Creating the Photograph: Simeon Quarrie’s “Until Your Love Frees Me”


Editor’s Note: Creating the Photograph is a new series that we’re starting where we interview photographers all about the photo that they shot and talk to them about how it was achieved. The results are some knowledge passed onto you. Want to be featured? Email chrisgampat[at]thephoblographer[dot]com

We found Simeon Quarrie via Profoto’s Twitter, and fell in love with some of his work. He primarily works in the wedding photography world, but his own vision and approach is closer to commercial and fashion photography. He is now becoming recognized more in the commercial world and the photo above really demonstrates his creative vision.

Here’s his story. And if you’re interested check out more in our Creating the Photograph series.

lens rental


The Concept


The idea originally formed about 8 months ago. I make a concerted effort to generate ideas as they are are central to my style. At the time, I was on the Underground in London. I remember the precise moment. I opened my little sketch book and just started to draw. A number were watching as my hand movements became more frantic and as I became more excited as the clarity of my idea sharpened.

At this stage I am not interested in logistics or feasibility. I worry about that later, otherwise, in my experience, the ideas become less exciting. If I had thought about logistics, I wouldn’t have attempted this series.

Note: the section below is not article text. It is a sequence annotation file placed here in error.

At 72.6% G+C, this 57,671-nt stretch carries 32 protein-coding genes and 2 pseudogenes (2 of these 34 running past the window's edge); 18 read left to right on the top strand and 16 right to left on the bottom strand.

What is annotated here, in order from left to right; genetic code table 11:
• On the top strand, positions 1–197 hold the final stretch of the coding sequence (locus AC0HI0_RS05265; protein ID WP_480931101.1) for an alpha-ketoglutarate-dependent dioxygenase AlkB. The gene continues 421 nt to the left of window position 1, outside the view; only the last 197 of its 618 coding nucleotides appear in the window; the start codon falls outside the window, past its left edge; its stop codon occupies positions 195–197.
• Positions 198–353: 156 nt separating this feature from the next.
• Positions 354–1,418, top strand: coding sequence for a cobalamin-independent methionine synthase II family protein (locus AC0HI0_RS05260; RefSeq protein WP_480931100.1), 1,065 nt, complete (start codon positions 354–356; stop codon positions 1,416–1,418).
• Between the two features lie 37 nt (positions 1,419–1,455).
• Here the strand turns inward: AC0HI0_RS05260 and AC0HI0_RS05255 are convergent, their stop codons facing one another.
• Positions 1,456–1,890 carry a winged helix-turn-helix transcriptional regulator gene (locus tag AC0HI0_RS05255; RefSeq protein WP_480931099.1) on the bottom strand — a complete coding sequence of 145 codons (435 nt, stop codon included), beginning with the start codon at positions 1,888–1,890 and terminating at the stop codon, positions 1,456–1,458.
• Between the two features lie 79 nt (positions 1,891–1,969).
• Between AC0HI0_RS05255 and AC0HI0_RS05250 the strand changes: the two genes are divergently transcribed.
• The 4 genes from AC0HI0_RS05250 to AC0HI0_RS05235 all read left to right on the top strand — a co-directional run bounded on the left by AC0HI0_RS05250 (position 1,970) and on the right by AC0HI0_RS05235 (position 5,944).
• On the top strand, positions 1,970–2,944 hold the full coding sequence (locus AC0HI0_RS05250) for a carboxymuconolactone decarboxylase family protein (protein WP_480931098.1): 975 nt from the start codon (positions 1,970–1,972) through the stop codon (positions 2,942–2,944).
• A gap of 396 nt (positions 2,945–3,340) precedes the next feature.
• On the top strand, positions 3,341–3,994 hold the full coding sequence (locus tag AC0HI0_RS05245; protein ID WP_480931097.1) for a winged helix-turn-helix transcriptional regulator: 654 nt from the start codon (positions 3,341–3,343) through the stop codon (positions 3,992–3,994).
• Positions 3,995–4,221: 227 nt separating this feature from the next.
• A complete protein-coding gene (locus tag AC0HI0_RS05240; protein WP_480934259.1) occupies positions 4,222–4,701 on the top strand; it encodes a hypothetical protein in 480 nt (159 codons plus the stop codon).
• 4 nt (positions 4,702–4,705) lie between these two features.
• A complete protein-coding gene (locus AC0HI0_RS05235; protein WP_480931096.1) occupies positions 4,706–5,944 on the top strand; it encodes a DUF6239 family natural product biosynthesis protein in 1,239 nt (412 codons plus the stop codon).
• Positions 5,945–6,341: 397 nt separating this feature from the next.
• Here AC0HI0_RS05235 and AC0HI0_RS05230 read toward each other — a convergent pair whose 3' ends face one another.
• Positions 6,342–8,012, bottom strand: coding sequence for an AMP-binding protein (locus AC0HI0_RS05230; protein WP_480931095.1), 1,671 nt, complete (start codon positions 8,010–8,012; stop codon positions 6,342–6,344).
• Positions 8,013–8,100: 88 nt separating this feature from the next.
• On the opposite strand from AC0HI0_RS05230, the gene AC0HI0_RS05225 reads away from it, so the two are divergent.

Much of my work involves working with couples about to get married. When I showed Lalita and Nikki an early sketch, they fell in love with the concept. Logistics for creating this series was extremely stressful and intense. The outfits were designed and put together by me with the help of the Lalita.

I work with both still and moving images, so I wanted the frame to appear as if it were a still from a film.


Canon 5D MK III

Canon 24-70mm f/2.8 L

Profoto lights x 2 (3ft Octa, 1 Zoom reflector with a blue gel)

Lightroom 4

Color Effex 4 (for detail)

Photoshop CS5 (for sharpening)

Eye-fi Card synced with an iPad

Smoke Machine

The Shoot


With this series, I wanted to complement the natural light as much as possible. I orchestrated the scene using natural light and then added the drama by exaggerating the light slightly with Profoto strobes.

The camera was set to f4.5 1/125 at ISO 1250. I warmed up the white balance using the Kelvin setting in camera.

The couple and the models were positioned and directed and then the rope was carefully placed. Props were placed.

I shot preview JPEGs to the SD Eye-fi Card and sent to my iPad so that I could see a larger frame and critique the image as I shot. RAW files were shot to the CF card.

In the shot, I wanted it to look as if Nikesh cautiously starts to cut the girl he desires free. He checks to see if the way is clear. Then I zoom in to see him look his girl in the eye. The couple were worked hard like professional models.

I have seen others write there own interpretation of this image. That’s what I love. Everyone sees the story differently and some of them are better than my original idea!

I had a team of 11 including myself and the models to make this series happen.

Post Production

This part is actually very boring. I don’t do much. I used Lightroom 4, then Color Effex 4 for detail and Photoshop CS5 for sharpening.

You can check out Simeon’s other pages such as his twitter, his personal Facebook page and his production page.

The First Two Images of the Series



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Chris Gampat

Chris Gampat is the Editor in Chief, Founder, and Publisher of the Phoblographer. He also likes pizza.